I’m emotionally drained and struggle to find enduring joy in things. I’m grateful that I can still enjoy certain things in the moment, particularly walks in the hills, learning and reading, working on projects, and games with friends, but the context against which everything is happening feels very bleak, so it’s very hard to feel positive for long, and the time I spend learning and working seems much less justified and worthwhile, even though I know intellectually that I enjoy it. This is a difficult place to be in general, and is profoundly unsettling one in which to face the risk and uncertainty involved in entrepreneurial life. It makes me question everything. I know from my own stubbornness and the reason that I’m able to grasp at when I’m feeling objective that I will get through this, and I know from what I’ve read and the experience of others that I’ll get through it all, but right now, everything is just a bit gray, bleak, and sad.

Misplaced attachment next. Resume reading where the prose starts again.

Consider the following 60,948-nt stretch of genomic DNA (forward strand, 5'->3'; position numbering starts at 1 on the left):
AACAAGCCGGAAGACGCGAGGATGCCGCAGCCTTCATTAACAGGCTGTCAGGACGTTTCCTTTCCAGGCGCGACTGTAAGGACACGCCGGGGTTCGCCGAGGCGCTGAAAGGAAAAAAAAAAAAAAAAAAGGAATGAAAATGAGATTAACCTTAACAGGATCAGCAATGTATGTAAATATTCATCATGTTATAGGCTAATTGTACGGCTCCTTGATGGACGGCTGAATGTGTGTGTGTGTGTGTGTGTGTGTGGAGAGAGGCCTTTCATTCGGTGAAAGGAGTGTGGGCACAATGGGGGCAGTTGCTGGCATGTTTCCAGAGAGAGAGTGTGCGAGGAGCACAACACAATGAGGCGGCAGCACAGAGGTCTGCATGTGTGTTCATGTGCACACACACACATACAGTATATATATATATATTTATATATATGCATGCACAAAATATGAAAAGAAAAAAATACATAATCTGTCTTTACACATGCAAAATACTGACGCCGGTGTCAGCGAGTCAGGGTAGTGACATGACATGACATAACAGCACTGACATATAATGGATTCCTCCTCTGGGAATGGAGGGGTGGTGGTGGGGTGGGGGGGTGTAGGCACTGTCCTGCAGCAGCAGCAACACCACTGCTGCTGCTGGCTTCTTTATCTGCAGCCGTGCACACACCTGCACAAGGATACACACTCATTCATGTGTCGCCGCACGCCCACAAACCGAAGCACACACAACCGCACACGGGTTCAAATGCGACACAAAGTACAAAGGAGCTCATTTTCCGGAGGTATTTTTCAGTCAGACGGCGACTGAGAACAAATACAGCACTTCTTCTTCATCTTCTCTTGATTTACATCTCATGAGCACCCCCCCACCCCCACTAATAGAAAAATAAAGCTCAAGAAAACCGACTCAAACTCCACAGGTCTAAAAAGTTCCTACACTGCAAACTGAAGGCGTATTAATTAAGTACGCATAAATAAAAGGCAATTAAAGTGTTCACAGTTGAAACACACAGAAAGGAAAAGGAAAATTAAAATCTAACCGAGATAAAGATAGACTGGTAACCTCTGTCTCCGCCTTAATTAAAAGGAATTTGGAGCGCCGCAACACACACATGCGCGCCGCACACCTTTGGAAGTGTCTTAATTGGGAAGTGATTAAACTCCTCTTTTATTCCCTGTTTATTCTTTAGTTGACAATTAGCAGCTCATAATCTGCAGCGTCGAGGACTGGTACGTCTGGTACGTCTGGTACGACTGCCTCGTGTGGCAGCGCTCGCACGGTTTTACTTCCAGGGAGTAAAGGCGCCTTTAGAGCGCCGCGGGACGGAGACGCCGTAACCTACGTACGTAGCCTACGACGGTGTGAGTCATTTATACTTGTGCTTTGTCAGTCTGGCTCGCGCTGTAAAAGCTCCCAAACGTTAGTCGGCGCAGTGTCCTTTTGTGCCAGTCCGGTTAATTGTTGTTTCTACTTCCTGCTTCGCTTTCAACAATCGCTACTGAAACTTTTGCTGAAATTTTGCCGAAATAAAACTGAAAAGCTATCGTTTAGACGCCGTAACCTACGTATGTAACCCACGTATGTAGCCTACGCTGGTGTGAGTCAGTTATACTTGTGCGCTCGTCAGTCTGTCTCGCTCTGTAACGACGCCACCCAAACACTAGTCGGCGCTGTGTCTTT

I wrote the above largely for posterity and for my own edification, but if you’ve gotten this far, thanks for your time. If you’d like to help, I think the things I need right now are things that anchor me and make me feel like I’m still grounded in a life that’s positive and well-rounded. In a way, I need to feel like none of this ever happened, while also becoming better able to acknowledge that it did, that I learned from it, and that while it’s big and hard, it’s also just part of my story and something not to be burdened by. So, I’m looking for things to participate in that make me feel normal. Reminders that people are out there who want to include me and that I’m not alone. I figure that while enduring happiness seems to be out of my grasp at the moment, it can only be the case that moments and short periods of joy will lead me in that direction. I probably need that sense of normality more than I need condolences or reminders that I’ll get through this. I know that, intellectually – the problem is feeling that and getting past all of the emotions and parts of mind that are unable to accept it.